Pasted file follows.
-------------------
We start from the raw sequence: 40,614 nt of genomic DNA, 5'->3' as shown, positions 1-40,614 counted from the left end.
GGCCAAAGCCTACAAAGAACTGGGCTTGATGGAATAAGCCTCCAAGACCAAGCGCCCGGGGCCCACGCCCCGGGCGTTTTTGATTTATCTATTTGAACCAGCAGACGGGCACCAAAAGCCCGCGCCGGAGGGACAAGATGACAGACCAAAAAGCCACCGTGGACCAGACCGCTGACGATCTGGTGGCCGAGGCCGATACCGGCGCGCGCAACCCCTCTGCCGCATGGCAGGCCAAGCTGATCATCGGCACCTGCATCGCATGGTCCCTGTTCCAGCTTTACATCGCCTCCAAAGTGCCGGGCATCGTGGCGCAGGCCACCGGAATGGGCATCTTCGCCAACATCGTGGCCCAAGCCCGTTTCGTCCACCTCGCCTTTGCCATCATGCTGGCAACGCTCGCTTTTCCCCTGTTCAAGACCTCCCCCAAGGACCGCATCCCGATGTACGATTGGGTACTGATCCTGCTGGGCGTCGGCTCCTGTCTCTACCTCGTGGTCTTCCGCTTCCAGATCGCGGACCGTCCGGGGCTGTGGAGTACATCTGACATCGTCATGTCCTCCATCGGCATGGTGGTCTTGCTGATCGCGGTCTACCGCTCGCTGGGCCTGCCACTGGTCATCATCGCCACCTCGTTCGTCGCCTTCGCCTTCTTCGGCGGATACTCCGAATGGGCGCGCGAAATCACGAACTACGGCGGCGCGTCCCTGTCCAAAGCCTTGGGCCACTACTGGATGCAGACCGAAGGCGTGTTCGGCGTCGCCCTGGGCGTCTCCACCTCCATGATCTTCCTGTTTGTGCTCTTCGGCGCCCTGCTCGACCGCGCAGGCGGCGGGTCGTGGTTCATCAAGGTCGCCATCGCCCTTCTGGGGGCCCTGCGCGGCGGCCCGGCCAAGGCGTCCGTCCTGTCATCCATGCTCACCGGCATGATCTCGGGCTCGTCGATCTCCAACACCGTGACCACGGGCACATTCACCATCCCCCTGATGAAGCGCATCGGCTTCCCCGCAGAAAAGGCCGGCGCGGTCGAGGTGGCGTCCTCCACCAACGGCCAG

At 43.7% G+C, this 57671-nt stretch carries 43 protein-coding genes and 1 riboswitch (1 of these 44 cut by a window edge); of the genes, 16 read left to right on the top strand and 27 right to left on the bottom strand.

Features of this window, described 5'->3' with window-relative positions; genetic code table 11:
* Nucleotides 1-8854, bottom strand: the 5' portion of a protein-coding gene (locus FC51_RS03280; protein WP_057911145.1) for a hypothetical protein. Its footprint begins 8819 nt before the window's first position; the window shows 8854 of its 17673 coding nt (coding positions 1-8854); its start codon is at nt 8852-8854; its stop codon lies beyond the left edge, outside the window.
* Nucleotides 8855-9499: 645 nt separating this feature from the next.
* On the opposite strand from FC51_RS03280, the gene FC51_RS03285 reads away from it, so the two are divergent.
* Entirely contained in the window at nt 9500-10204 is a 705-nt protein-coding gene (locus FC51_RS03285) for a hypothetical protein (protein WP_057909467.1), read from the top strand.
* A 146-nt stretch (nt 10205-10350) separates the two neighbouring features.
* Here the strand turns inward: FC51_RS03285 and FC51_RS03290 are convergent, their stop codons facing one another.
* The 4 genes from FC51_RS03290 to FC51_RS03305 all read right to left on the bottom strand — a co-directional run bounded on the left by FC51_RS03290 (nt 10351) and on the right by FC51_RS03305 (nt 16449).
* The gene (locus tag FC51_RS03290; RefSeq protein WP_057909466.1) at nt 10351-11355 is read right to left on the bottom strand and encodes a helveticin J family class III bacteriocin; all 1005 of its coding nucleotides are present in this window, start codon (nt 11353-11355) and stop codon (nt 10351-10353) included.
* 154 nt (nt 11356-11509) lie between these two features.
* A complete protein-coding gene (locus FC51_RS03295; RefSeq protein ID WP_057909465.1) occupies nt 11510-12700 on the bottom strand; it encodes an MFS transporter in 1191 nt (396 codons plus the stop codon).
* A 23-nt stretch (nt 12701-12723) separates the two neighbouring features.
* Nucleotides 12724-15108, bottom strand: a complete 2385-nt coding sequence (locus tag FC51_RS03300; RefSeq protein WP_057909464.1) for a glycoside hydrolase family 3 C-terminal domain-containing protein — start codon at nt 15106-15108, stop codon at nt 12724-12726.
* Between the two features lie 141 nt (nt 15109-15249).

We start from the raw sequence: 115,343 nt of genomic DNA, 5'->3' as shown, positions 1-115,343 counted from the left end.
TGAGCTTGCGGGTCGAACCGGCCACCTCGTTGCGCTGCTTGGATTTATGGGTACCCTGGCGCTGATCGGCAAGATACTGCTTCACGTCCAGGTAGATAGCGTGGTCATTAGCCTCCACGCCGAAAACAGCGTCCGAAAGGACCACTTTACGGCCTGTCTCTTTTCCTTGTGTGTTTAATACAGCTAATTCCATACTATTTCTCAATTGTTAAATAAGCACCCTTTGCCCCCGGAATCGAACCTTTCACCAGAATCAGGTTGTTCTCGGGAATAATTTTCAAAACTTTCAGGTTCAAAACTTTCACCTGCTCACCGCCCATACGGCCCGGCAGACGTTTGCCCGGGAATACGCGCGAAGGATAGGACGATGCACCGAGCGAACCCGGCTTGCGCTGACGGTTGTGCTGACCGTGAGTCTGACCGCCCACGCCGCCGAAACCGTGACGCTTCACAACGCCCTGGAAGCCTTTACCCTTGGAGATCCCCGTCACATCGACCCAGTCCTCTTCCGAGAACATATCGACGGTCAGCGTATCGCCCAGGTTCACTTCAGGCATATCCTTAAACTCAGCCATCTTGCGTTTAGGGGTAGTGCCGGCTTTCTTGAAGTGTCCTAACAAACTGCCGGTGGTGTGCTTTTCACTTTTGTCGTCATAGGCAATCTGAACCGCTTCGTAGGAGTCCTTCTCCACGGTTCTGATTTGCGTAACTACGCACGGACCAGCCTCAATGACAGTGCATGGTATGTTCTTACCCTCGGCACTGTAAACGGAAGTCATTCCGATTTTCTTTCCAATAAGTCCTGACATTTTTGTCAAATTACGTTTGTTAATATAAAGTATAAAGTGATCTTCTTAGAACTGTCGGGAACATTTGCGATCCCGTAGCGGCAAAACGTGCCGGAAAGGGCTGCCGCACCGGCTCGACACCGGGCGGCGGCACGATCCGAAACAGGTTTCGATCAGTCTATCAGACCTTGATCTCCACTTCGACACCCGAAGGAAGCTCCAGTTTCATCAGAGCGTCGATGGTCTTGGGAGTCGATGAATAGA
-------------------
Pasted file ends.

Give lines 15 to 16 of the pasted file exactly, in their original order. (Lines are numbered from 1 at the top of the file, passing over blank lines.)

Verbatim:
* A 23-nt stretch (nt 12701-12723) separates the two neighbouring features.
* Nucleotides 12724-15108, bottom strand: a complete 2385-nt coding sequence (locus tag FC51_RS03300; RefSeq protein WP_057909464.1) for a glycoside hydrolase family 3 C-terminal domain-containing protein — start codon at nt 15106-15108, stop codon at nt 12724-12726.